Former Cabinet minister Stephen Byers has suggested he does not expect Labour "slavishly" to follow Chancellor Gordon Brown's agenda if he becomes leader.
Mr Brown should face a leadership contest, Mr Byers said
Mr Byers, an ally of Tony Blair, said he hoped there would be contest to succeed the prime minister when he steps down later this year.
"The Labour Party is not royalty and we don't go in for coronations," Mr Byers wrote in the Evening Standard.
It would be a "huge mistake to try to stifle debate", he added.
'Exchange of ideas'
Mr Blair has said he will step down as Labour leader before the party conference in September, with Mr Brown the overwhelming favourite to succeed him.
Even if there was not a contested election, Mr Byers said an "open debate" about the way forward for the party was essential.
"I know that an exchange of ideas worries some people. But it would be a huge mistake to try to stifle debate. The public wouldn't like it and the Labour Party would resent it," he said.
"Surely it is far better to have a discussion about priorities than the alternative, which would be a new leader behaving like Moses coming down from the Mount, presenting a set of policies cast in tablets of stone for us to applaud and slavishly follow."
Mr Byers, who resigned as transport secretary in 2002, did not mention Mr Brown by name in his article.
But he warned that the authority of the new leader could be undermined if there was not a proper contest.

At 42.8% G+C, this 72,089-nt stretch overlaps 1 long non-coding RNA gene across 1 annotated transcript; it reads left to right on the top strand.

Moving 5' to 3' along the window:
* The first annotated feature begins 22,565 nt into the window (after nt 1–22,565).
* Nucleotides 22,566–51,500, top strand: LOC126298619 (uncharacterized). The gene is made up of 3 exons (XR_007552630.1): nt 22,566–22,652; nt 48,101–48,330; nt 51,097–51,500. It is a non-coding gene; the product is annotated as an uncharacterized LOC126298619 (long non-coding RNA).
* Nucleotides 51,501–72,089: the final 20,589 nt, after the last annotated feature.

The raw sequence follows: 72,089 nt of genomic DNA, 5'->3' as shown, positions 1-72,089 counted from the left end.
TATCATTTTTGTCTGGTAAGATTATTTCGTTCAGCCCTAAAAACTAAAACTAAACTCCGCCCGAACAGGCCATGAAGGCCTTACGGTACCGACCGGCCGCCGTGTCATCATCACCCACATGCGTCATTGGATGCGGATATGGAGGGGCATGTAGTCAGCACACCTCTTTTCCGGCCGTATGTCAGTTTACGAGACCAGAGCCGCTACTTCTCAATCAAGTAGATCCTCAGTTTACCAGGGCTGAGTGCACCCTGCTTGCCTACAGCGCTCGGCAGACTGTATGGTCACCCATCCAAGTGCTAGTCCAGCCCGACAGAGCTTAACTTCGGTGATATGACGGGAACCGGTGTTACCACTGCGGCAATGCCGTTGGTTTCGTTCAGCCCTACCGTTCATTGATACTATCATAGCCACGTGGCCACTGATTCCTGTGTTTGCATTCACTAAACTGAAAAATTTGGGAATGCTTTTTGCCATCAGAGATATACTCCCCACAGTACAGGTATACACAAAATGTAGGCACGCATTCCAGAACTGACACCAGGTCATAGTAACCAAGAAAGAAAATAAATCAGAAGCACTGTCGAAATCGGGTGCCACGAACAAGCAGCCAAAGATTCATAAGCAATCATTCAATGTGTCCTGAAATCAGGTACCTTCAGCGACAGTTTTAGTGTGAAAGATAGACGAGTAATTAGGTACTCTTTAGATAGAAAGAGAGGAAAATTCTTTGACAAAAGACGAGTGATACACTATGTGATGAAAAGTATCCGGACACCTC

He said: "We are not just choosing the next leader of the Labour Party; we are also deciding who will be the next prime minister of our country.
"We need to consider how the public would react if there was no contest."
"Will they question the authority of a prime minister who has not been voted into that position, even by his own party?"
Mr Byers also said he had "some sympathy" with the view that the burden of taxation was at "the limit of public acceptability".
"Given the record levels of public investment, our public services should now be reaching world-class levels - so we shouldn't be seeing only incremental changes, which is all too often the case at present," he said.
At the weekend, Mr Brown called for a "new" style of government, involving "the talents of the wider community".
He added: "The idea of the state being an overbearing state, which a lot of people have associated with the governments of the past, that cannot be the government of the future."
Instead he demanded a "servant state", prepared to listen to the people.